A collection of painted warp samples

I’m developing a seminar on painted warps for ANWG 2019, which will become an online class later in 2019. I thought I’d share some of my thoughts on design with you over my next few blog posts. Today I’m going to talk about the basics of designing with painted warps.

Designing with painted warps is basically about two things: What colors to showcase and what pattern to emphasize.

First, you have to choose what colors you want to feature: The colors of the painted warp, the color of the weft, or a blend of the warp and weft colors. Most people want to emphasize the colors of their painted warp, which is understandable, considering the effort and expense that goes into creating the dyed warp!

There are several ways to focus attention on the painted warp colors. You can use weave structure or sett to ensure that the piece is warp-dominant on the side that faces the viewer. You can blend the warp with a neutral color. Or you can use a draft that keeps the warp separate from the weft, and use an inconspicuous weft color, allowing the warp to shine. (Some of these methods are covered in this blog post.)

But there may be times when you want to use a painted warp as a background for a beautiful draft, or when you want to blend the painted warp with a weft color for a painterly effect. Blending the painted warp with a carefully chosen weft color can produce beautiful results.

For example, these two swatches were woven on similar colored painted warps, using the same 8-shaft draft – one is woven with a weft color that preserves the original painted-warp colors, one is woven with a soft pink weft that creates beautiful color blends.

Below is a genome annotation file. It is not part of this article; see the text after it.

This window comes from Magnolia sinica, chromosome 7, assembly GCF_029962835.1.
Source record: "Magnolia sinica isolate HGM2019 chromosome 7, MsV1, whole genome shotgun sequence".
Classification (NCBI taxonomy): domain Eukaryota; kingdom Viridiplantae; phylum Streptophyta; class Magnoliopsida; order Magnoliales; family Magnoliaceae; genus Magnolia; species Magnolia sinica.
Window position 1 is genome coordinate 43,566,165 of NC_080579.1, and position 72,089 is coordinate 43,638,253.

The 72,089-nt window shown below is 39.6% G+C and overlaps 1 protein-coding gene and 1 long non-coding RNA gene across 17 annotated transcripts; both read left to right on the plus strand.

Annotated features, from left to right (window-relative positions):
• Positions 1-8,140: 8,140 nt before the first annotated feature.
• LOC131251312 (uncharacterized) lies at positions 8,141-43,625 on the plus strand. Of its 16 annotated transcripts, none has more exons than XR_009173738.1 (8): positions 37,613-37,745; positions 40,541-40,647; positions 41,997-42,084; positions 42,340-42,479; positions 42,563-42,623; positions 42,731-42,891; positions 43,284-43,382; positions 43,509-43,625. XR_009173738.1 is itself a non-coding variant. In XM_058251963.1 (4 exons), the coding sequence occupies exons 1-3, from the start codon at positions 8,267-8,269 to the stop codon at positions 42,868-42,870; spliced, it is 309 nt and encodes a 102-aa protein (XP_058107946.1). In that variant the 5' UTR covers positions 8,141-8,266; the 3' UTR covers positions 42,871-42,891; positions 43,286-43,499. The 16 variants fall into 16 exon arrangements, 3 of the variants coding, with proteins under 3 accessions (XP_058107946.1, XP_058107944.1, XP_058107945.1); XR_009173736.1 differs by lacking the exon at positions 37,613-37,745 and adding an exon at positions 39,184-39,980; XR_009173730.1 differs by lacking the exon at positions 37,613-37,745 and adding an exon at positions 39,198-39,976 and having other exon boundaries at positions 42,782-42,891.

(The vertical yarn sample shows the painted warp; the horizontal yarn sample shows the weft.)

painted warp sample blended with a neutral color weft
painted warp sample woven with a soft pink weft

I’ll talk more about how to choose wefts for blending in an upcoming blog post. (And, of course, there will be far more details in my ANWG seminar and my soon-to-come online course!)

The other design decision you’ll need to make is which pattern you want to be most visible: the pattern of colors in your painted warp, or the pattern in your draft. For example, in this swatch, the woven pattern is most prominent, and the mottled blue warp is simply a background pattern:

painted warp sample with a mottled blue warp and pale pink weft
mottled blue warp with a much lighter, pale pink warp

But in this sample, the woven pattern is much less distinct, allowing the dyed pattern to show more clearly.

mottled blue warp with a blue warp of similar darkness
painted warp sample, also with a mottled blue warp but with a blue weft similar in darkness to the warp

If you want to showcase the pattern in the draft, use a weft color with strong light/dark contrast with your painted-warp colors, as in the first sample.

If you want to showcase the color pattern in your painted warp, though, use a weft color that creates a subtle pattern when interlaced with the colors in your painted warp. The easiest way to do this is to use a weft color that is similar in darkness to the colors in your painted warp, as in the second sample.

I’ll cover all this in more detail in my painted-warp seminar at ANWG 2019 (June 14, 2019 – don’t miss it!), and in my online course (coming later this year). If you’d like to be notified about the online course when I release it, sign up for my newsletter! (You’ll also get notifications of my new blog posts – including an upcoming series about painted warps – so this is a great time to be signing up.)

Happy weaving!

If you want to know more about how to create crisp, clear designs – or subtle ones – in your handwoven cloth, subscribe to my newsletter and get my FREE e-book! It will help you design beautiful handwoven fabrics, with a pattern as bold or subtle as you want.

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